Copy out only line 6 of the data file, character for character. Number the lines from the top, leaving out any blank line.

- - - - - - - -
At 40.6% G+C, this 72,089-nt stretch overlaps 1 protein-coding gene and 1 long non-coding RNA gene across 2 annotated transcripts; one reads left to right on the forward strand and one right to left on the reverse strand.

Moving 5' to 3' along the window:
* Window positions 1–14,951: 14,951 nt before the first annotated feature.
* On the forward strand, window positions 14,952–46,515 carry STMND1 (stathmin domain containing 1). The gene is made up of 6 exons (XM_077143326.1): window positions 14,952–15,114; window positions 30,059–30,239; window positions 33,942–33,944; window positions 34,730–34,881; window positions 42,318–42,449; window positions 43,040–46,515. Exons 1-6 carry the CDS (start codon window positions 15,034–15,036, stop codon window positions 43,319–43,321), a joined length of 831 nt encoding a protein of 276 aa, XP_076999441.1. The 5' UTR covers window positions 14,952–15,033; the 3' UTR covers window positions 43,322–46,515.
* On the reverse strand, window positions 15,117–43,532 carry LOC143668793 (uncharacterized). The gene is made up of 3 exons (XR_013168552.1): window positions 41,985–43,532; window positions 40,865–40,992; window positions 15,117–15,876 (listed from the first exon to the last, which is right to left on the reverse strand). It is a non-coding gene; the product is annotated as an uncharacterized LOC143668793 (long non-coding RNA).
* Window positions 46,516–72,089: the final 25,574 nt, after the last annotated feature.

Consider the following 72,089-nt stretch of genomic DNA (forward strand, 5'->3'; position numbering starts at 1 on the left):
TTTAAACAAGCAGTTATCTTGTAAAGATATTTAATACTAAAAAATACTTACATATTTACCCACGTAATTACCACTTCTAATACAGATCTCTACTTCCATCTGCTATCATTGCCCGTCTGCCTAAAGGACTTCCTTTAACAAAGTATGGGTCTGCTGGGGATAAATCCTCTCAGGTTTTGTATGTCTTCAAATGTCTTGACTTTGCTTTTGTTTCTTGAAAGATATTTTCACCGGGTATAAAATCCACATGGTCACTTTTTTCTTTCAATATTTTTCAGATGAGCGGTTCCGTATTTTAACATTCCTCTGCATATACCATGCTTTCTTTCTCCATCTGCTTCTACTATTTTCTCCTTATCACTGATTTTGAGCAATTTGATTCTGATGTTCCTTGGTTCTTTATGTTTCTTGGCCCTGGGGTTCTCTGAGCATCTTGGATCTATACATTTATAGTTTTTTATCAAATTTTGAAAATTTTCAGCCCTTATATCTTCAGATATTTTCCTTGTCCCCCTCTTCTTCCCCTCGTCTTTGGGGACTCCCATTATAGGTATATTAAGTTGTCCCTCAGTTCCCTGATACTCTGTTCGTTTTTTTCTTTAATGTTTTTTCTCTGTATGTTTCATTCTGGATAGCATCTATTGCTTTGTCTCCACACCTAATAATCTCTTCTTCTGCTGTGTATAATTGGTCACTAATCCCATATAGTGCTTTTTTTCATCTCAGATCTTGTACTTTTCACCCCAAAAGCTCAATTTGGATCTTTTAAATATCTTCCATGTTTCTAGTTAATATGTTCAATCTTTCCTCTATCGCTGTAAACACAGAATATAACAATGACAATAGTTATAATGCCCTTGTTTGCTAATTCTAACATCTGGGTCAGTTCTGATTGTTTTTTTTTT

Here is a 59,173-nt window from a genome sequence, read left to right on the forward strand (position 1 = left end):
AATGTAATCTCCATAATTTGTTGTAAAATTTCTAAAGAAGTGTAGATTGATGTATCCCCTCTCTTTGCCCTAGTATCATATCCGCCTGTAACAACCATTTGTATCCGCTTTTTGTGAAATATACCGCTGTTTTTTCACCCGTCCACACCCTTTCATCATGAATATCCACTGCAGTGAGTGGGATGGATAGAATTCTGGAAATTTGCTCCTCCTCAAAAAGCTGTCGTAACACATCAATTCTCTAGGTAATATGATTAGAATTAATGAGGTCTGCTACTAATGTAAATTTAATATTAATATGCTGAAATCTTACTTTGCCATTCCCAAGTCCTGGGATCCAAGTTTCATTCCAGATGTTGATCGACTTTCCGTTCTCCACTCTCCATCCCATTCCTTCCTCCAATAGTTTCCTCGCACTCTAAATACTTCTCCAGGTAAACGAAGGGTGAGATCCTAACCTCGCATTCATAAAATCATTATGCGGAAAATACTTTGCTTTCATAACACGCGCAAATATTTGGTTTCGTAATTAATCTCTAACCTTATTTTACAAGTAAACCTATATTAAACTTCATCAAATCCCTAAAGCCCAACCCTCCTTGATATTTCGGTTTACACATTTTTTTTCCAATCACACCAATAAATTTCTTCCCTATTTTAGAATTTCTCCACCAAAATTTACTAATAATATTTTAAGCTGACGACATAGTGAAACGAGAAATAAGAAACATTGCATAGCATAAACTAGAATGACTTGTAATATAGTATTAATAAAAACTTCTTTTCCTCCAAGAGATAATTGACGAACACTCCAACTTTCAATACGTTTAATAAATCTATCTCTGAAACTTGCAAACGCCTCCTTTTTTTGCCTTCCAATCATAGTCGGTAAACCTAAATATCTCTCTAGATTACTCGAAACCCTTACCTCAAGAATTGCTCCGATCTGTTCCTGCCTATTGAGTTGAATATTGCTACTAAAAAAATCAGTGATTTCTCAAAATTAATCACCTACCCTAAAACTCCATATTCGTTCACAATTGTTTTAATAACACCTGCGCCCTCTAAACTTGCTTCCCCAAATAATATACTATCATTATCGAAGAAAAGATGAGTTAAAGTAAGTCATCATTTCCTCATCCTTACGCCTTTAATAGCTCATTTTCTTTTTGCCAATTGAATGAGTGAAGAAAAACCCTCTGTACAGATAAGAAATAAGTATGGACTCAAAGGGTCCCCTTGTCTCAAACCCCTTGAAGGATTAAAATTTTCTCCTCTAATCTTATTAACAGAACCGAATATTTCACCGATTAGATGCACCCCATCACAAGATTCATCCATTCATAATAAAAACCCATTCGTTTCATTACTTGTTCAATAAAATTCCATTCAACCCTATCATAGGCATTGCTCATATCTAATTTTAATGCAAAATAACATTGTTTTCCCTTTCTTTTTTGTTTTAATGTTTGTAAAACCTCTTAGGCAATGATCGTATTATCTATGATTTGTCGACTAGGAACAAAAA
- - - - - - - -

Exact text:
* Window positions 46,516–72,089: the final 25,574 nt, after the last annotated feature.